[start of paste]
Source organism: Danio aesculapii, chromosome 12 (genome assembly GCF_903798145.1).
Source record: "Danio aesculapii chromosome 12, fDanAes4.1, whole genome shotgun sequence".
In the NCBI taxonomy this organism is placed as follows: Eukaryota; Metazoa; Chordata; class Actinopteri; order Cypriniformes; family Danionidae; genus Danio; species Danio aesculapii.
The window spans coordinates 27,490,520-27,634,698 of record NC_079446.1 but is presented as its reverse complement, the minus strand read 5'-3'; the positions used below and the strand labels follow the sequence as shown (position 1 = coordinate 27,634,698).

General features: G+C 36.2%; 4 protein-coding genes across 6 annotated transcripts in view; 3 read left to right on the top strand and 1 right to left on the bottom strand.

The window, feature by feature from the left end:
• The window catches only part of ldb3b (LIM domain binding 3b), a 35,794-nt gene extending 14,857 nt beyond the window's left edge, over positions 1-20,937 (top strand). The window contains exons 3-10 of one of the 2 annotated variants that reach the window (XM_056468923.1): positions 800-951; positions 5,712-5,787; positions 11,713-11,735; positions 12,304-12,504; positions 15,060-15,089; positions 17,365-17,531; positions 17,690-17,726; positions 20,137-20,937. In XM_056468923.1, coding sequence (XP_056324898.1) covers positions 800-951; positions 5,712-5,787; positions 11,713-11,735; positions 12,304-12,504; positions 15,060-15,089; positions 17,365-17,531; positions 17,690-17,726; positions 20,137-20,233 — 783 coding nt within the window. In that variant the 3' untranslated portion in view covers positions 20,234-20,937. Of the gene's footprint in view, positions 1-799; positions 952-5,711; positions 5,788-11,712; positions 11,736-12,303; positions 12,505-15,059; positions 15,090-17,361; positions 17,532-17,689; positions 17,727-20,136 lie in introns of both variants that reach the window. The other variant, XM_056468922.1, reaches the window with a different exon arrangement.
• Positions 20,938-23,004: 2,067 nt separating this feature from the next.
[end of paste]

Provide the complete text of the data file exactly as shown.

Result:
Source organism: Danio aesculapii, chromosome 12 (genome assembly GCF_903798145.1).
Source record: "Danio aesculapii chromosome 12, fDanAes4.1, whole genome shotgun sequence".
In the NCBI taxonomy this organism is placed as follows: Eukaryota; Metazoa; Chordata; class Actinopteri; order Cypriniformes; family Danionidae; genus Danio; species Danio aesculapii.
The window spans coordinates 27,490,520-27,634,698 of record NC_079446.1 but is presented as its reverse complement, the minus strand read 5'-3'; the positions used below and the strand labels follow the sequence as shown (position 1 = coordinate 27,634,698).

General features: G+C 36.2%; 4 protein-coding genes across 6 annotated transcripts in view; 3 read left to right on the top strand and 1 right to left on the bottom strand.

The window, feature by feature from the left end:
• The window catches only part of ldb3b (LIM domain binding 3b), a 35,794-nt gene extending 14,857 nt beyond the window's left edge, over positions 1-20,937 (top strand). The window contains exons 3-10 of one of the 2 annotated variants that reach the window (XM_056468923.1): positions 800-951; positions 5,712-5,787; positions 11,713-11,735; positions 12,304-12,504; positions 15,060-15,089; positions 17,365-17,531; positions 17,690-17,726; positions 20,137-20,937. In XM_056468923.1, coding sequence (XP_056324898.1) covers positions 800-951; positions 5,712-5,787; positions 11,713-11,735; positions 12,304-12,504; positions 15,060-15,089; positions 17,365-17,531; positions 17,690-17,726; positions 20,137-20,233 — 783 coding nt within the window. In that variant the 3' untranslated portion in view covers positions 20,234-20,937. Of the gene's footprint in view, positions 1-799; positions 952-5,711; positions 5,788-11,712; positions 11,736-12,303; positions 12,505-15,059; positions 15,090-17,361; positions 17,532-17,689; positions 17,727-20,136 lie in introns of both variants that reach the window. The other variant, XM_056468922.1, reaches the window with a different exon arrangement.
• Positions 20,938-23,004: 2,067 nt separating this feature from the next.